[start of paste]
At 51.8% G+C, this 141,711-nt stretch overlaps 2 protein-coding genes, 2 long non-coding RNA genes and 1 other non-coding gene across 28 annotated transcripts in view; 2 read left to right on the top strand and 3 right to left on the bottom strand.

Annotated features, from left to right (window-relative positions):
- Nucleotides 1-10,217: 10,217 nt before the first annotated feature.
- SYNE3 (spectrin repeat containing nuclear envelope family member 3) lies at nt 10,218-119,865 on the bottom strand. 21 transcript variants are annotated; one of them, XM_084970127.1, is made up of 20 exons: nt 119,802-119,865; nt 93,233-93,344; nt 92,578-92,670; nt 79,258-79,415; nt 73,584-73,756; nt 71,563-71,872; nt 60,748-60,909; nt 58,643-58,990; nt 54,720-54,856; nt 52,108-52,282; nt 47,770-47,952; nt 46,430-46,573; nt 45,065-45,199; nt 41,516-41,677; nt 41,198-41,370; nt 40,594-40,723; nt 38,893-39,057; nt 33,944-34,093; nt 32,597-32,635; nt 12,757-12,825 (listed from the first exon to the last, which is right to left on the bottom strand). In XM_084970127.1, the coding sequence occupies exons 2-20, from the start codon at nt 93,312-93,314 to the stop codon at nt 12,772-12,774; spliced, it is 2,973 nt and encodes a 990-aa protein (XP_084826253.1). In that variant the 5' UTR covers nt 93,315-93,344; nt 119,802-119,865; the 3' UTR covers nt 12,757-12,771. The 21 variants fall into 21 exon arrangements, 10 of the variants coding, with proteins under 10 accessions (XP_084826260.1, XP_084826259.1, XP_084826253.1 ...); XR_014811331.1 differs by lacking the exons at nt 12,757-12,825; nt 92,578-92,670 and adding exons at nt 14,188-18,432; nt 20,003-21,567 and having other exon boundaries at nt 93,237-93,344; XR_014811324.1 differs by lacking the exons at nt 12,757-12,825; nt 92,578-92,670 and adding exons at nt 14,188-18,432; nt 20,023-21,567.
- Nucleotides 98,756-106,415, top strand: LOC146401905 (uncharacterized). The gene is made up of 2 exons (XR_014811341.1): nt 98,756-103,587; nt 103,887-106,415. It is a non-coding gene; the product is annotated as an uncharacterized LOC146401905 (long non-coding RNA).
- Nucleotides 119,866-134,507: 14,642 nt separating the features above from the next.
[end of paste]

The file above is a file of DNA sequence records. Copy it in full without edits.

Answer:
At 51.8% G+C, this 141,711-nt stretch overlaps 2 protein-coding genes, 2 long non-coding RNA genes and 1 other non-coding gene across 28 annotated transcripts in view; 2 read left to right on the top strand and 3 right to left on the bottom strand.

Annotated features, from left to right (window-relative positions):
- Nucleotides 1-10,217: 10,217 nt before the first annotated feature.
- SYNE3 (spectrin repeat containing nuclear envelope family member 3) lies at nt 10,218-119,865 on the bottom strand. 21 transcript variants are annotated; one of them, XM_084970127.1, is made up of 20 exons: nt 119,802-119,865; nt 93,233-93,344; nt 92,578-92,670; nt 79,258-79,415; nt 73,584-73,756; nt 71,563-71,872; nt 60,748-60,909; nt 58,643-58,990; nt 54,720-54,856; nt 52,108-52,282; nt 47,770-47,952; nt 46,430-46,573; nt 45,065-45,199; nt 41,516-41,677; nt 41,198-41,370; nt 40,594-40,723; nt 38,893-39,057; nt 33,944-34,093; nt 32,597-32,635; nt 12,757-12,825 (listed from the first exon to the last, which is right to left on the bottom strand). In XM_084970127.1, the coding sequence occupies exons 2-20, from the start codon at nt 93,312-93,314 to the stop codon at nt 12,772-12,774; spliced, it is 2,973 nt and encodes a 990-aa protein (XP_084826253.1). In that variant the 5' UTR covers nt 93,315-93,344; nt 119,802-119,865; the 3' UTR covers nt 12,757-12,771. The 21 variants fall into 21 exon arrangements, 10 of the variants coding, with proteins under 10 accessions (XP_084826260.1, XP_084826259.1, XP_084826253.1 ...); XR_014811331.1 differs by lacking the exons at nt 12,757-12,825; nt 92,578-92,670 and adding exons at nt 14,188-18,432; nt 20,003-21,567 and having other exon boundaries at nt 93,237-93,344; XR_014811324.1 differs by lacking the exons at nt 12,757-12,825; nt 92,578-92,670 and adding exons at nt 14,188-18,432; nt 20,023-21,567.
- Nucleotides 98,756-106,415, top strand: LOC146401905 (uncharacterized). The gene is made up of 2 exons (XR_014811341.1): nt 98,756-103,587; nt 103,887-106,415. It is a non-coding gene; the product is annotated as an uncharacterized LOC146401905 (long non-coding RNA).
- Nucleotides 119,866-134,507: 14,642 nt separating the features above from the next.